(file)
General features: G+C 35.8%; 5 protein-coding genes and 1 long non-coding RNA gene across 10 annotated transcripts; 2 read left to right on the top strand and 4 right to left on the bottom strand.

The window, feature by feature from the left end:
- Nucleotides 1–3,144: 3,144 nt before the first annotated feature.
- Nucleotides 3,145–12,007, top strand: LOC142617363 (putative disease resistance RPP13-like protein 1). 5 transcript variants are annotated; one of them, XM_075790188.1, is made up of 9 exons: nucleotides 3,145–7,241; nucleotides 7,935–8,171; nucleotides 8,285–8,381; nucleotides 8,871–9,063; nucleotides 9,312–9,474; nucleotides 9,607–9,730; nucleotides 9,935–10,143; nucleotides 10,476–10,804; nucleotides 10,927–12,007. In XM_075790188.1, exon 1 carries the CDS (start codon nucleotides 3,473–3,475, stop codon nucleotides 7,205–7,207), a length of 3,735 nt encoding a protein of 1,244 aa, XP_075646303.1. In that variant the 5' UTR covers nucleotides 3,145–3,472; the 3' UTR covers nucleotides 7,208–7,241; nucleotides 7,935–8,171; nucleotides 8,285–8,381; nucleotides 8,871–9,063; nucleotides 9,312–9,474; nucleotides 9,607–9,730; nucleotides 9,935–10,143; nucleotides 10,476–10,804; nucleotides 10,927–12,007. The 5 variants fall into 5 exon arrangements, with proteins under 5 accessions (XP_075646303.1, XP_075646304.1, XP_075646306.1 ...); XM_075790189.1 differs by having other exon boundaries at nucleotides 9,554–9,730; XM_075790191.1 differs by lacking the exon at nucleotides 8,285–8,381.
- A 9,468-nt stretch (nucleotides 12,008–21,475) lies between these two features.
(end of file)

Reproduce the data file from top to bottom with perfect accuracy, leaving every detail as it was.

General features: G+C 35.8%; 5 protein-coding genes and 1 long non-coding RNA gene across 10 annotated transcripts; 2 read left to right on the top strand and 4 right to left on the bottom strand.

The window, feature by feature from the left end:
- Nucleotides 1–3,144: 3,144 nt before the first annotated feature.
- Nucleotides 3,145–12,007, top strand: LOC142617363 (putative disease resistance RPP13-like protein 1). 5 transcript variants are annotated; one of them, XM_075790188.1, is made up of 9 exons: nucleotides 3,145–7,241; nucleotides 7,935–8,171; nucleotides 8,285–8,381; nucleotides 8,871–9,063; nucleotides 9,312–9,474; nucleotides 9,607–9,730; nucleotides 9,935–10,143; nucleotides 10,476–10,804; nucleotides 10,927–12,007. In XM_075790188.1, exon 1 carries the CDS (start codon nucleotides 3,473–3,475, stop codon nucleotides 7,205–7,207), a length of 3,735 nt encoding a protein of 1,244 aa, XP_075646303.1. In that variant the 5' UTR covers nucleotides 3,145–3,472; the 3' UTR covers nucleotides 7,208–7,241; nucleotides 7,935–8,171; nucleotides 8,285–8,381; nucleotides 8,871–9,063; nucleotides 9,312–9,474; nucleotides 9,607–9,730; nucleotides 9,935–10,143; nucleotides 10,476–10,804; nucleotides 10,927–12,007. The 5 variants fall into 5 exon arrangements, with proteins under 5 accessions (XP_075646303.1, XP_075646304.1, XP_075646306.1 ...); XM_075790189.1 differs by having other exon boundaries at nucleotides 9,554–9,730; XM_075790191.1 differs by lacking the exon at nucleotides 8,285–8,381.
- A 9,468-nt stretch (nucleotides 12,008–21,475) lies between these two features.